Why renew your vows? They don’t expire! They sure don’t expire, but sometimes they tend to get forgotten during the crazy, busy hustle of life or when trying to load an unruly animal into a trailer. I brought up the idea to Rob a little over a year ago and he went along with it so I knew he thought it was something neat, too!
Here’s is what I will tell you about renewing your wedding vows. It feels different! Like totally different! When we said the words to each other at our wedding, I was also worried about if the cake got delivered, if the DJ was setting up, and the list goes on.
While renewing our vows my mind wasn’t cluttered with any of that. In fact, my mind was replaying the last 15 years of our married life like it was one of those reels of film that we used to watch in elementary school. You see, our marriage hasn’t been easy, truthfully has any marriage ever been easy? There have been many nights where Rob has had to sleep on a cot or in a chair while dealing with my various health issues over the years. He has literally been my nurse as I have thrown up on him, wiped things up off of the floor for me that I couldn’t probably look at, and has been my rock when things have literally gone shitty. Pun intended. 😉 He has stood beside me while dealing with anxiety attacks, held my hand when I have felt overwhelmed, and has been the voice of reason when I couldn’t see a reason.
So while marriage vows don’t expire it doesn’t hurt to
remind each other about all of those promises that you made on your wedding day
and it doesn’t hurt to take the time to look into each other’s eyes and renew
Here are my top tips for making your vow renewal special:
Dress up! Make it an event. I bought a dress that I would typically never wear and Rob wore the cowboy hat that he has had for our entire marriage (actually before we were married).
Write something to each other. We didn’t write our vows when we got married, but we did write a little something to each other this time and I will cherish those handwritten words for years to come.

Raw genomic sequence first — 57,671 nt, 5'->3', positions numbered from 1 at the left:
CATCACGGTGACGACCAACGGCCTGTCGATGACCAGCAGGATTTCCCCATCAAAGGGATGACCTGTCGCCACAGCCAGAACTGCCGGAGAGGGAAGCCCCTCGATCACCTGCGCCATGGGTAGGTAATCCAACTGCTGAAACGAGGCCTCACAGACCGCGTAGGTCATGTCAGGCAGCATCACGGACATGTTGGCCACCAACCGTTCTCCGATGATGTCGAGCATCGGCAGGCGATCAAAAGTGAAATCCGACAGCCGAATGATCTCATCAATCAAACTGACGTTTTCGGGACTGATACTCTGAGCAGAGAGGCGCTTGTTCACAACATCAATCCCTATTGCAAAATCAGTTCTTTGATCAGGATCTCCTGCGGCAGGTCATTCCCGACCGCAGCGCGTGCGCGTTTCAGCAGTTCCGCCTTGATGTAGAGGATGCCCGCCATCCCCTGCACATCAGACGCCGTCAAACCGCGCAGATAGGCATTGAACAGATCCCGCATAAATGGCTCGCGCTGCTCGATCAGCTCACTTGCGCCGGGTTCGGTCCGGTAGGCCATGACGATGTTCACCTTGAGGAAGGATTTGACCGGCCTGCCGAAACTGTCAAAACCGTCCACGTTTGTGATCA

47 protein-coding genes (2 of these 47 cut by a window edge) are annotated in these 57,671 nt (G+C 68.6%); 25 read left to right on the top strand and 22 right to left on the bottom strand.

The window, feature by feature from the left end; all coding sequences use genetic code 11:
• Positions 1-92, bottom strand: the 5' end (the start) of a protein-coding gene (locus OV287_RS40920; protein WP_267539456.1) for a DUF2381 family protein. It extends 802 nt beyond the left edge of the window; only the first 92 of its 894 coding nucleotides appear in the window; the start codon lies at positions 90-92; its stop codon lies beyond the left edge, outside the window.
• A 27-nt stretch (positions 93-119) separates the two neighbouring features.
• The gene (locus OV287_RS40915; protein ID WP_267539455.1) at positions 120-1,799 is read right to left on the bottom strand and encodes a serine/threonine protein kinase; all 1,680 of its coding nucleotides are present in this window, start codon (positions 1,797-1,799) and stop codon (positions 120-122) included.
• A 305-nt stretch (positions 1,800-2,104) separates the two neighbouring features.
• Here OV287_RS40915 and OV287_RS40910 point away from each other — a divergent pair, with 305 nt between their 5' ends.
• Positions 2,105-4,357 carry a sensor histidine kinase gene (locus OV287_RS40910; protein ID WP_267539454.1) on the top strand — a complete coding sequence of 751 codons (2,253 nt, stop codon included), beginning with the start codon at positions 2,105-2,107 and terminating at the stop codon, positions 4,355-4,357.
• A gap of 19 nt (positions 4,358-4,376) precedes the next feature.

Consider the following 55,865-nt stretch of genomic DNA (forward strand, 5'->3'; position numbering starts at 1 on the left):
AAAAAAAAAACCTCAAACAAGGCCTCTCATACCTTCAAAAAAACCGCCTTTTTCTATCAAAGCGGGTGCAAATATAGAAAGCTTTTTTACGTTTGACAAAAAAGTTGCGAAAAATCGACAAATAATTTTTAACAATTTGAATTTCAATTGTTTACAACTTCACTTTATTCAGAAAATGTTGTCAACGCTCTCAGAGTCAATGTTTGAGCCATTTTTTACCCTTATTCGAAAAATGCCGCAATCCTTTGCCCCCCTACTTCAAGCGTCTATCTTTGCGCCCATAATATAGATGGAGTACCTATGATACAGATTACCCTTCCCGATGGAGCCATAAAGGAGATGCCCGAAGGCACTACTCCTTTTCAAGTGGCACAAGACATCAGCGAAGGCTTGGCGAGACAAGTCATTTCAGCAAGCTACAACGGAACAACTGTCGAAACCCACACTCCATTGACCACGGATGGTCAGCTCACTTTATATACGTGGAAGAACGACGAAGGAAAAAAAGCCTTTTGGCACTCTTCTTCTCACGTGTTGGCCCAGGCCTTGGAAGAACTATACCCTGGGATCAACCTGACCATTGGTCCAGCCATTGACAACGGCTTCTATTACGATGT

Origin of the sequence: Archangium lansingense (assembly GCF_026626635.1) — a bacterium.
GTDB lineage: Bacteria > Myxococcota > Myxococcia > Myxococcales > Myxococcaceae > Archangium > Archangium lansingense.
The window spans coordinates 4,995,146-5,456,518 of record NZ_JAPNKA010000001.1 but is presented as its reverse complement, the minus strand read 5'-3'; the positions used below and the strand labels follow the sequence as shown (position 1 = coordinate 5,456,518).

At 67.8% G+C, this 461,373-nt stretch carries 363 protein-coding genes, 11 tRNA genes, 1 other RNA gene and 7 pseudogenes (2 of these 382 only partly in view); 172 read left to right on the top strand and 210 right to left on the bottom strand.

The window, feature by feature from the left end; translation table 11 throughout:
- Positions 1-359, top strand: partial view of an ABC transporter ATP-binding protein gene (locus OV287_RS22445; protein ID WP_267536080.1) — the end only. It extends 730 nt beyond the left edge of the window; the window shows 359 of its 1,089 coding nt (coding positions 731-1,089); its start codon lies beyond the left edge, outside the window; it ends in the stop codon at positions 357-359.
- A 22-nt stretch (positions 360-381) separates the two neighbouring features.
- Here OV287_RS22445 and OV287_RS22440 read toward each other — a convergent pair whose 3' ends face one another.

Involve people if you want or do it in private, the choice is yours. We chose to renew our vows in front of our children and a few family members and friends. I felt like it was extremely important for our girls to see that even though there may be raised voices from time to time Mom and Dad still love each other deeply and are committed to each other
Involve your family (if you want) When we decided that we wanted to renew our vows my nephew offered to get ordained, while you don't have to have someone ordained lead your ceremony it sure was special to have Jackson conduct the ceremony and my niece read. Our girls were also involved by "walking" me to Rob.
Incorporate something from your wedding. We chose to bring our cross that was passed around at our wedding. The cross was passed around at our wedding and people prayed over it and offered prayers for our marriage. We did it again at our vow renewal!
.Celebrate! We celebrated with our immediate family and friends by having a party at our house. It was so fun and fun to relive some of the funny things that happened with our wedding day and celebrate with those that we love.
Have you considered renewing your vows? What things might
you do differently?